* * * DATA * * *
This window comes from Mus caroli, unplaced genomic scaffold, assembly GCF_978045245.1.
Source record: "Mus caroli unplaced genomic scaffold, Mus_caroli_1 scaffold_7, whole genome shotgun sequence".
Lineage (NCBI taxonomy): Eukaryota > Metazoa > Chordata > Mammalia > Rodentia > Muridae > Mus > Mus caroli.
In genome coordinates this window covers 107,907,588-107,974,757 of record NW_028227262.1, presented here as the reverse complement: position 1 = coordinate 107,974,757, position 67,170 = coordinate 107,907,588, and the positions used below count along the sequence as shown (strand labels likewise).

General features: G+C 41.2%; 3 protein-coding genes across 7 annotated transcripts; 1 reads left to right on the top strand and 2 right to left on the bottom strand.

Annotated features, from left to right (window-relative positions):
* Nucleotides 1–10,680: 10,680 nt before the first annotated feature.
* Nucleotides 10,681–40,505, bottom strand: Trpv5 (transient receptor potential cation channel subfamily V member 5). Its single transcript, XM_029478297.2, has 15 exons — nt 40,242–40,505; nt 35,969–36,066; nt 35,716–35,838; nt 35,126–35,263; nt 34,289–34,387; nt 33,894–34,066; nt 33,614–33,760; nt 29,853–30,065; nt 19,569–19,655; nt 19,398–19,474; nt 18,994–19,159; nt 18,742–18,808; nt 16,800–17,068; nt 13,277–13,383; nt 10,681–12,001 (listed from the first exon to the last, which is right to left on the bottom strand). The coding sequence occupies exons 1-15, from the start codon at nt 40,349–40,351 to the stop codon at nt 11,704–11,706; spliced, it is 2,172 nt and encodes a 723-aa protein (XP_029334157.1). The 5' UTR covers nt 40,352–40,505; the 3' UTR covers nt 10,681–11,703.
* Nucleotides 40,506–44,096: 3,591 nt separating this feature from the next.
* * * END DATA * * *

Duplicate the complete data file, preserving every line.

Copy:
This window comes from Mus caroli, unplaced genomic scaffold, assembly GCF_978045245.1.
Source record: "Mus caroli unplaced genomic scaffold, Mus_caroli_1 scaffold_7, whole genome shotgun sequence".
Lineage (NCBI taxonomy): Eukaryota > Metazoa > Chordata > Mammalia > Rodentia > Muridae > Mus > Mus caroli.
In genome coordinates this window covers 107,907,588-107,974,757 of record NW_028227262.1, presented here as the reverse complement: position 1 = coordinate 107,974,757, position 67,170 = coordinate 107,907,588, and the positions used below count along the sequence as shown (strand labels likewise).

General features: G+C 41.2%; 3 protein-coding genes across 7 annotated transcripts; 1 reads left to right on the top strand and 2 right to left on the bottom strand.

Annotated features, from left to right (window-relative positions):
* Nucleotides 1–10,680: 10,680 nt before the first annotated feature.
* Nucleotides 10,681–40,505, bottom strand: Trpv5 (transient receptor potential cation channel subfamily V member 5). Its single transcript, XM_029478297.2, has 15 exons — nt 40,242–40,505; nt 35,969–36,066; nt 35,716–35,838; nt 35,126–35,263; nt 34,289–34,387; nt 33,894–34,066; nt 33,614–33,760; nt 29,853–30,065; nt 19,569–19,655; nt 19,398–19,474; nt 18,994–19,159; nt 18,742–18,808; nt 16,800–17,068; nt 13,277–13,383; nt 10,681–12,001 (listed from the first exon to the last, which is right to left on the bottom strand). The coding sequence occupies exons 1-15, from the start codon at nt 40,349–40,351 to the stop codon at nt 11,704–11,706; spliced, it is 2,172 nt and encodes a 723-aa protein (XP_029334157.1). The 5' UTR covers nt 40,352–40,505; the 3' UTR covers nt 10,681–11,703.
* Nucleotides 40,506–44,096: 3,591 nt separating this feature from the next.